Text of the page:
About five years ago I traveled to Guatemala and did a story about a female coffee farmer - Miguelina - who was on the verge of going out of business because the commodity price for coffee had become so low. She was able to tap into direct importers in the U.S. and elsewhere, to begin growing specialty coffee and importing it directly. When she began doing this, her employees could put their children through school, and she was able to support that school, too. She could do this because she turned the business model on its head. Instead of selling beans to the commodity market where she was essentially losing money, she found a way out and it enabled her to help provide a better life for her employees, and the greater community. It’s an inspiring story, but also a good example of how our consumer choices are often political and can have great impact in one direction or another.
I also cover other stories that are more stories “du jour” – breaking news, political issues, etc. – but the big stories I work on are generally of that “outrage and inspire” type.
I made a conscientious decision to focus on food & health stories (after having covered politics in the past), because food is an awesome lens to cover given that we all eat! I like stories that provide actionable opportunities to help people become better citizens. I like news you can use that can help people become part of the solution.
I have great pride in being able to cover stories that focus on people in the world working to make positive change; I think that the exposure at Sacred Heart to the work that the Ursuline's did around the world and in our community definitely influenced the work that I do today.
You graduated from SHA in 1986 – do you remember what the major news stories were during your senior year at SHA?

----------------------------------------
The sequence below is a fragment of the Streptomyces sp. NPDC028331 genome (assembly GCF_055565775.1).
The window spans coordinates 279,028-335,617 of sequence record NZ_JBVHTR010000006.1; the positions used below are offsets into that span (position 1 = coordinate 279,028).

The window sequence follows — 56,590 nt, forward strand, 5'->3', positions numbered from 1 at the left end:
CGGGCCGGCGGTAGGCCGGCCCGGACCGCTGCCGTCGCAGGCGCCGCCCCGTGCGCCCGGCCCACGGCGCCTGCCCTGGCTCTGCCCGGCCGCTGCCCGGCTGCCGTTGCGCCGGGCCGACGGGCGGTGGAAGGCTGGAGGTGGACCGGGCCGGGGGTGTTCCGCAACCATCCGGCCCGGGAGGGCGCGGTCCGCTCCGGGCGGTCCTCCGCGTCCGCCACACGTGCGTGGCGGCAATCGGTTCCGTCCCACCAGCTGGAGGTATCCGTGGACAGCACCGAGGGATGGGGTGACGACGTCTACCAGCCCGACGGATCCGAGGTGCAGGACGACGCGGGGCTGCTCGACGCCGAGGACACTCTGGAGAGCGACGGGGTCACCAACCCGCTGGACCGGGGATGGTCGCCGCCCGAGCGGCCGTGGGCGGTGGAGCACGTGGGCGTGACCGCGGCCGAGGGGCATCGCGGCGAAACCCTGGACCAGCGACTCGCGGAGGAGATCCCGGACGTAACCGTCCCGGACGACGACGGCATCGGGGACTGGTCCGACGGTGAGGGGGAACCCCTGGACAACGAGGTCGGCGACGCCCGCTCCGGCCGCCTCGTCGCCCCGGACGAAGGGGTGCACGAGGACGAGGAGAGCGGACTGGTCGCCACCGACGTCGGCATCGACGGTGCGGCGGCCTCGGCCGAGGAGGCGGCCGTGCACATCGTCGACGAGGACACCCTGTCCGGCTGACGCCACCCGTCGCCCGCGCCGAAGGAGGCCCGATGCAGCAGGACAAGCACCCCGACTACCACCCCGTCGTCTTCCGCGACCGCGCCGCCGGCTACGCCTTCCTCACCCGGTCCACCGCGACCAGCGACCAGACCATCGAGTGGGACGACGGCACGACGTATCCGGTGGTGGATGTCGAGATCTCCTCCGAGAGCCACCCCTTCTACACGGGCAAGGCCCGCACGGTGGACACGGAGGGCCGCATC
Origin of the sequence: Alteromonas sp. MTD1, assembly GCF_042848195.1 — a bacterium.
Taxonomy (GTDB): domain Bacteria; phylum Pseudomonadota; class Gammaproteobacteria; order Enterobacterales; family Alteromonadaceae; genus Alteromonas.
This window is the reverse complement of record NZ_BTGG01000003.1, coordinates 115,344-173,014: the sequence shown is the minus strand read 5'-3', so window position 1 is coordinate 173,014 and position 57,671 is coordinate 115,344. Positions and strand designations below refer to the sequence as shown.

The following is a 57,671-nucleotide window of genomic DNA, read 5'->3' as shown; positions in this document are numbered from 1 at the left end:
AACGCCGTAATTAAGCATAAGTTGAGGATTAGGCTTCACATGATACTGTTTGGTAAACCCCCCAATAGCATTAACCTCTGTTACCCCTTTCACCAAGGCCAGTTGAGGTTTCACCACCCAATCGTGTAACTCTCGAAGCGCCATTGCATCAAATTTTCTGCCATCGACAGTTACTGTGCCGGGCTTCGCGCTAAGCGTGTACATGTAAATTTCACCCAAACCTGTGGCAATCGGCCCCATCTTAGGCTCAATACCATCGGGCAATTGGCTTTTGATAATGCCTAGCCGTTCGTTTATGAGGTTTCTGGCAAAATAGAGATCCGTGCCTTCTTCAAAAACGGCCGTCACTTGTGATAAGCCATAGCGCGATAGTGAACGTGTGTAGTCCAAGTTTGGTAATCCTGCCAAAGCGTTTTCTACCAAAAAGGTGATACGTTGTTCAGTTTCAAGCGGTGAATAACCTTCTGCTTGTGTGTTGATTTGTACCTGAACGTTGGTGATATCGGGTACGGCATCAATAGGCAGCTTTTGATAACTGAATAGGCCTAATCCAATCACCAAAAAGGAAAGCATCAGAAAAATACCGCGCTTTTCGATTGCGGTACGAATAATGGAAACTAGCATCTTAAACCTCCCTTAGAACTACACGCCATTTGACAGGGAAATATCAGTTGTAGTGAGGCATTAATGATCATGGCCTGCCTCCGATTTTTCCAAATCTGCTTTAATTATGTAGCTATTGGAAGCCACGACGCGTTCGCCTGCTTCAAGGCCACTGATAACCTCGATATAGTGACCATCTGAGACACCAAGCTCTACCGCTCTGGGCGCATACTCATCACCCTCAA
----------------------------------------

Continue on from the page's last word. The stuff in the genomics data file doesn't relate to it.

The Challenger disaster. We stopped class, and turned on the TV to watch the coverage, but I remember Sister Louise Marie came on the PA and we said prayers as a school. I’ll never forget it.
Is there a special place you’ve visited or a culture you were exposed to through your career, that captivated you or made you want to go back?
I travel a lot and I have wanderlust! I have been to China, Central America, and many other places for work. It’s not so much a place, as it is a type of person that I am attracted to in my travels…because no matter where you go, there’s a “Miguelina,” and people who are doing good, important work. I can’t say that there is a place that has captivated me, but it’s really more that my world view has been influenced to see that no matter what tensions or disputes are happening in the world, there is good happening in all corners of the world. We are all more alike than we know. As a journalist, I immerse myself in the culture and community and when you travel enough, you come home with the understanding that there are people everywhere struggling with the same challenges you are, and many people working to make the world a better place.
What is your “happy place”? Home? Vacation spot? Meditation?
My happy place is more of a mental state of mind than a “place." I do a lot of yoga, meditation, deep breathing to stay centered. I am Type A so it’s essential for me to have quiet time to find clarity. Life is all about finding the balance between pleasure and purpose. When you are goal-driven, as I am, you spend a lot of time in the “purpose” place. There’s never a time at home when I’m not falling asleep with a script in my lap. I have to pull myself away from that at times, to be present with my family and be in the moment.
When working on a story, what is your process when it comes to an interview?
I very rarely have a list of questions prepared, but I do prepare a lot for interviews by doing the research ahead of time. From there, the questions flow quite easily. The process of writing the story itself can be the more difficult piece to work through. My main goal in an interview is having the subject make the audience care about what they have to say and understand why they are doing what they are doing.
What do you enjoy most about your career?
I do something different every day. I get to dive into other people’s worlds and tell others about it, then dive into something new. I am catching people at these pivotal moments in their lives and I get to tell their stories!
What does the word “leadership” mean to you?
I live my values and that to me, is a form of leadership. My idea of leadership is more on the “quiet leadership” side of things; paying attention to the people in our community and beyond, who are doing good things.